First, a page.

Bloomberg News

IEA Boosts 2016 Oil Demand Forecast, Says $100 Crude a Risk

June 16, 2011

(Updates with comment from VTB Capital in sixth paragraph.)

June 16 (Bloomberg) -- The International Energy Agency raised its forecast for global oil demand growth to 1.3 percent annually over the next five years on economic expansion in China, cautioning that gains in prices threaten the recovery.

Consumption will increase to 95.3 million barrels a day in 2016 from 88 million barrels a day in 2010, with China accounting for about 41 percent of the gain, the Paris-based adviser to oil-consuming nations said in its Medium-Term Oil Market Report today. Crude prices are “weighing” on the developed nations that make up the Organization for Cooperation and Development, the agency said.

“The resilience of emerging economies, which navigated relatively unscathed through the rough waters of the Great Recession of 2008 to 2009, will likely alter the balance of global economic power,” the IEA said. “Prices around $100 are weighing down an already-fragile macroeconomic and financial situation in the OECD.”

Global oil consumption will increase 1.2 million barrels a day, or 1.3 percent, annually over the next five years, the IEA said. That’s 700,000 a day more than the agency’s last forecast for 2010 to 2015 in December and will leave a “fairly thin” cushion of spare production capacity, it predicted.

“This expected rise in demand will be the consequence of sustained economic growth,” concentrated in Asia, the Middle East and Latin America, according to the IEA.

Substantial Upgrade

“The IEA’s update to its growth rate is quite substantial, though the fact that China will drive this growth isn’t new,” said Andrey Kryuchenkov, an analyst at VTB Capital in London. “While it’s true that over the long run prices at $100 could be damaging for the developed economies, I think we’d need to see higher levels to really hurt demand.”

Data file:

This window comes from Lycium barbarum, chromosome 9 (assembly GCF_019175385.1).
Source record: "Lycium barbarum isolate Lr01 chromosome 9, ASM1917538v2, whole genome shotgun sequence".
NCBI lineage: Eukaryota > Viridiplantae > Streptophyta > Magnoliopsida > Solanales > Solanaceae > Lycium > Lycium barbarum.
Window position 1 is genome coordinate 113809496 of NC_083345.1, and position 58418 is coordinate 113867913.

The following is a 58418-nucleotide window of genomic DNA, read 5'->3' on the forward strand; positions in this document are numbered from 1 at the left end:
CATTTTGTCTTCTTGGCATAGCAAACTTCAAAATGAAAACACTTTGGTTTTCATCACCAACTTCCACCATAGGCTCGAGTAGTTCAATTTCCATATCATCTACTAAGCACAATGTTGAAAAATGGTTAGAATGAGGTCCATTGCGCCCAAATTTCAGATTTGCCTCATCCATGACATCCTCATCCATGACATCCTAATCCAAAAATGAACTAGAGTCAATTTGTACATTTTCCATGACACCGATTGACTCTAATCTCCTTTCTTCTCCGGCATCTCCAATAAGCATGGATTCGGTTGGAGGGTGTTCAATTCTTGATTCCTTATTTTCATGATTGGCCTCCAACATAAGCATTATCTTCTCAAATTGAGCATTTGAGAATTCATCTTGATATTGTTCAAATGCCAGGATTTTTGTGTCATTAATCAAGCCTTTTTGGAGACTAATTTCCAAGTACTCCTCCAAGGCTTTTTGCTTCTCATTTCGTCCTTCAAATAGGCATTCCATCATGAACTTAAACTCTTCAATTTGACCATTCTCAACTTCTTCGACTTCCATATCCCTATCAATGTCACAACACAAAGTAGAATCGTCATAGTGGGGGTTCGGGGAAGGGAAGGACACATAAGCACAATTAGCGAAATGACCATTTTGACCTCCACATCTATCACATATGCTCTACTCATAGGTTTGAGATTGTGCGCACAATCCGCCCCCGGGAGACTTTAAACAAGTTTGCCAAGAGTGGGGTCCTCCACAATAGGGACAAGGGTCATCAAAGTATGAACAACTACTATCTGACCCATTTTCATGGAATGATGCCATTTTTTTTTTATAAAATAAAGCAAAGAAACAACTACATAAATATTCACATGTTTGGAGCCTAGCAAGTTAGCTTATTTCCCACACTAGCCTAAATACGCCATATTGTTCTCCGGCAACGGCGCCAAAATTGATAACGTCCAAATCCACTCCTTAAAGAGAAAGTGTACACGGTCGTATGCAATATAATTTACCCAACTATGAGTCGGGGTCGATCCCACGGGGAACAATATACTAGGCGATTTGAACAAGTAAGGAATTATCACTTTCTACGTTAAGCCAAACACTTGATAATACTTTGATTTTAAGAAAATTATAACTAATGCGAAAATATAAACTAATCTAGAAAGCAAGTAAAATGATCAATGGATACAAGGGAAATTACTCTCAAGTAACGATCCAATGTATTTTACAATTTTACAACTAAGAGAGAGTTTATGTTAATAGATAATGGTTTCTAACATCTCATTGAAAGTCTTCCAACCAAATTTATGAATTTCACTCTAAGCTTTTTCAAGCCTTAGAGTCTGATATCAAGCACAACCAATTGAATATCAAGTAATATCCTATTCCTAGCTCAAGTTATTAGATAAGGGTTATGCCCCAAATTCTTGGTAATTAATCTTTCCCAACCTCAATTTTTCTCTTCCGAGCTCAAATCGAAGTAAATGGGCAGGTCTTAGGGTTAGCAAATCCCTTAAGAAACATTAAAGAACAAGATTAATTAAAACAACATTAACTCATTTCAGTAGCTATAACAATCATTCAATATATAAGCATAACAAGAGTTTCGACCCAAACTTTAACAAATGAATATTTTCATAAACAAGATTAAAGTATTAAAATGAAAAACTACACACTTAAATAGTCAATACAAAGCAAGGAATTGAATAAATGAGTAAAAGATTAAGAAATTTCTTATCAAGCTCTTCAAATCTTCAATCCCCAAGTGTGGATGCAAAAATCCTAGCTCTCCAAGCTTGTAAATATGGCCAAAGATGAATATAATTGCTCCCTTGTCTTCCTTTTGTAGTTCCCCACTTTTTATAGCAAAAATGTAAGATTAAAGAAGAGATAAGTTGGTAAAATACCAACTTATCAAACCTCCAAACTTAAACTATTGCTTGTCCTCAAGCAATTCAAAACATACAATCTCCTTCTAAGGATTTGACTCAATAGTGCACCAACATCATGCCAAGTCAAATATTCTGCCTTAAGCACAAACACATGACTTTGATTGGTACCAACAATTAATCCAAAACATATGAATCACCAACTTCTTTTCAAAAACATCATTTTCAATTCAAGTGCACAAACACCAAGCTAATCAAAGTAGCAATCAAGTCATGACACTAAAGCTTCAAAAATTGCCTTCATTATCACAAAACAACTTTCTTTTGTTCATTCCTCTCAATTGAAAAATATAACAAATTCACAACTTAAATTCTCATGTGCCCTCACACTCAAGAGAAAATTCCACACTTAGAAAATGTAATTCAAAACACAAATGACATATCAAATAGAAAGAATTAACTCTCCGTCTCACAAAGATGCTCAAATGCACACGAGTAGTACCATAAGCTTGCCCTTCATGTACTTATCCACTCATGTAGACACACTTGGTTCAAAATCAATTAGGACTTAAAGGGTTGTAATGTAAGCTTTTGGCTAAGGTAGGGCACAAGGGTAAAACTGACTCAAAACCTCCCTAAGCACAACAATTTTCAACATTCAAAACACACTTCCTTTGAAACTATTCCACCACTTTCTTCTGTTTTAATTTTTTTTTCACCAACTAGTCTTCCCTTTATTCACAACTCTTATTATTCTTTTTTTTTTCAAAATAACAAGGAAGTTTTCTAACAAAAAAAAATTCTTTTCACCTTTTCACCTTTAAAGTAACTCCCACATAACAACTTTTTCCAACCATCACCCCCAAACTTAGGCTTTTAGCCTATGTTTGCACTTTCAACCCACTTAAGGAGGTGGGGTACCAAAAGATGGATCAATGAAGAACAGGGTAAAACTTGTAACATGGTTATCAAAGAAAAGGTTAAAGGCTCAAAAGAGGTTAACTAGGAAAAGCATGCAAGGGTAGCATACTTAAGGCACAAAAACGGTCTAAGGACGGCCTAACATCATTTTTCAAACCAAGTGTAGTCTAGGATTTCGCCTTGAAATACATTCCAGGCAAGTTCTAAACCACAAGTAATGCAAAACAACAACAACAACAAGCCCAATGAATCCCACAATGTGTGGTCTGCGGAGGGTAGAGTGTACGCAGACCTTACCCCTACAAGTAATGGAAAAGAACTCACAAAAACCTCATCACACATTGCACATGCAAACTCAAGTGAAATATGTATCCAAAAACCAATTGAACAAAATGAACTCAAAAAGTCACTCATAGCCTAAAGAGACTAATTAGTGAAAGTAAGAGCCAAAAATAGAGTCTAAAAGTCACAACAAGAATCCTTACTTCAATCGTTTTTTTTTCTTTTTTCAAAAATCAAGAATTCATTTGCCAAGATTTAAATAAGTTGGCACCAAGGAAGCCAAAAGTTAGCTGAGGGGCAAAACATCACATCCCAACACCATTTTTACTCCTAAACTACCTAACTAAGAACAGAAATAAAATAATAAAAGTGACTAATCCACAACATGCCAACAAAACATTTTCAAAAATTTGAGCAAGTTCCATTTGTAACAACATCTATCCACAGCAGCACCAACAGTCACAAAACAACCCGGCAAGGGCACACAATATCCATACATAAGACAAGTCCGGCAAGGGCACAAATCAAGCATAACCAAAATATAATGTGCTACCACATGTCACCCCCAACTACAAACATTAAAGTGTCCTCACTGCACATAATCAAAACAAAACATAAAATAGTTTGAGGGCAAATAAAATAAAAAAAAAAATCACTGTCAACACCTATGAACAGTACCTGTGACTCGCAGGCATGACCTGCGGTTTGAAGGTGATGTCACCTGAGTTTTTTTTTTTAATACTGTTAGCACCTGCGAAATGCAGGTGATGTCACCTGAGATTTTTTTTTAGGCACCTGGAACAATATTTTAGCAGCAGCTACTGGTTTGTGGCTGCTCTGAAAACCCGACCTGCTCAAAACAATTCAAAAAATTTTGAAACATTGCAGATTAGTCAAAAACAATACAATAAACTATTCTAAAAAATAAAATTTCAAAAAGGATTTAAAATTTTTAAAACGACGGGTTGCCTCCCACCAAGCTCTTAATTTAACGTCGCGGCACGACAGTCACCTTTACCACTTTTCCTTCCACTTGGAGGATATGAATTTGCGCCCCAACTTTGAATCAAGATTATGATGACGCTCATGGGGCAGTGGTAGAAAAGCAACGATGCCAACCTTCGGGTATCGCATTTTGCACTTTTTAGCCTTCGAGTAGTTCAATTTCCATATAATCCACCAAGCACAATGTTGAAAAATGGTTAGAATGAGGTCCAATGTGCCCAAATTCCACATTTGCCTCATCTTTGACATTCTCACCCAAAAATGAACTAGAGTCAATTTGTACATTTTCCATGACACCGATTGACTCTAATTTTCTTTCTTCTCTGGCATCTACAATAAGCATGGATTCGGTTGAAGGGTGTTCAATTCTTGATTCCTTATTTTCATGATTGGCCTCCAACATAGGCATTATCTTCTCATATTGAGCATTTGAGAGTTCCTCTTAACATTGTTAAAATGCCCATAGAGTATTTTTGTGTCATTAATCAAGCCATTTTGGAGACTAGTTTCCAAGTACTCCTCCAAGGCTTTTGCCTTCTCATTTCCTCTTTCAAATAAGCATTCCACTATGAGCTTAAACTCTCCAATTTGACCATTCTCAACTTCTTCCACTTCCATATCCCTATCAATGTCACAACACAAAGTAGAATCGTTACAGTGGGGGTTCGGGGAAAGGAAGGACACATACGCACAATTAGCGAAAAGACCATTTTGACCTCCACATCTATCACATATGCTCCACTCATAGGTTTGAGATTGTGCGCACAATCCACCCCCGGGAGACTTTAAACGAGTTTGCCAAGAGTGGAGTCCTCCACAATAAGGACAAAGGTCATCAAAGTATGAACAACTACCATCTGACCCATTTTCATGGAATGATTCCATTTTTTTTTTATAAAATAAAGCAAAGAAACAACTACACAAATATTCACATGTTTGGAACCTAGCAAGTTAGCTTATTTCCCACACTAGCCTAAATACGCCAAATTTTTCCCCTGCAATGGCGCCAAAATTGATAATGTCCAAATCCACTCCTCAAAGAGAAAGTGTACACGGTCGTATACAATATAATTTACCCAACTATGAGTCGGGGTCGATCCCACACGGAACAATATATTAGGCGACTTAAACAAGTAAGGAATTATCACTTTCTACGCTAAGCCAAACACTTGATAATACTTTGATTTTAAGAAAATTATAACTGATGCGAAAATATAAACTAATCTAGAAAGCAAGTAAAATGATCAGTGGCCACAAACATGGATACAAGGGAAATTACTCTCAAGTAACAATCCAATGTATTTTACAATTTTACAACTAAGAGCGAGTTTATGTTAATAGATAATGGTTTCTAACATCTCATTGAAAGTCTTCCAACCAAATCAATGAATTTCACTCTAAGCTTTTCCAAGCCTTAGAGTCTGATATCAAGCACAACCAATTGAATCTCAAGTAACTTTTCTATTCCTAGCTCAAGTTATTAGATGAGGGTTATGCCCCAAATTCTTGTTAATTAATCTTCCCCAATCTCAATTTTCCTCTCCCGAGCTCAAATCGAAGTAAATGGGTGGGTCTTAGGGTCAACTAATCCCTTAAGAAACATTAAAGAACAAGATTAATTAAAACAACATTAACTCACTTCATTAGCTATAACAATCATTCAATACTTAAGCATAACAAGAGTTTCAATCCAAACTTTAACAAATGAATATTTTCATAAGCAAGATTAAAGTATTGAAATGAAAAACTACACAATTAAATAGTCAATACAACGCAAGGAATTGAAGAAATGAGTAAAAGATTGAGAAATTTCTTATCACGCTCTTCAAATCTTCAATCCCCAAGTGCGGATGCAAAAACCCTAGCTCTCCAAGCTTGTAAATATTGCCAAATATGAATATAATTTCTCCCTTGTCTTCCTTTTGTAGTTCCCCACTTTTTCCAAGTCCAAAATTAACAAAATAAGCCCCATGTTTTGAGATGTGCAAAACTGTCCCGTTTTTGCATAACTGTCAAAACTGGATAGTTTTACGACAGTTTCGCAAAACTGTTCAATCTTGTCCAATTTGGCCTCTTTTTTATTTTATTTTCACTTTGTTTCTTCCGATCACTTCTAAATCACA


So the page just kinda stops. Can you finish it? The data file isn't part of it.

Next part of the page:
Brent crude futures have advanced 20 percent this year, trading today at $114 a barrel in London, as world consumption increases and conflict halts exports from Libya, holder of Africa’s largest reserves.

Worldwide oil production capacity is set to accelerate 1.1 million barrels each year to 100.6 million a day by 2016, the agency said. That compares with 93.8 million last year.

Capacity among members of the Organization of Petroleum Exporting Countries will likely expand to 37.85 million barrels a day in 2016 from 35.72 million barrels a day in 2010, largely because of higher production in Iraq, Angola and the United Arab Emirates, the IEA said.

OPEC Needed

“There is a clear need for the organization to boost supply” this year, the agency said in a separate report today, raising its forecast for the amount of OPEC crude needed by 400,000 barrels a day. Saudi Arabia pledged on June 8 to keep markets adequately supplied after an OPEC meeting that day failed to reach an agreement on production.

The 12 OPEC members must provide 30.7 million barrels a day in the third quarter, or about 1.5 million more than they pumped in May, according to the IEA’s Monthly Market Report.

Libyan production, which has fallen to 200,000 barrels a day from pre-conflict levels of about 1.6 million, will recover gradually from 2012. The IEA doesn’t expect the country to pump full volumes until 2015.

Iraq will increase oil output capacity by 1.5 million barrels a day to 4.1 million by 2016, it said.

Non-OPEC supplies will be boosted to 55.4 million barrels a day in 2016, versus 52.7 million barrels in 2010.

“The outlook for non-OPEC supply growth has improved due to sustained investment on the back of high oil prices and moderate success at slowing mature field decline,” the IEA said. “Combined with higher output from Canadian oil sands, Brazilian deepwater and Colombian crude, the Americas now contribute virtually all incremental non-OPEC oil supply.”

--Editors: Raj Rajendran, Rob Verdonck.

To contact the reporter on this story: Lananh Nguyen in London at lnguyen35@bloomberg.net

To contact the editor responsible for this story: Stephen Voss on sev@bloomberg.net


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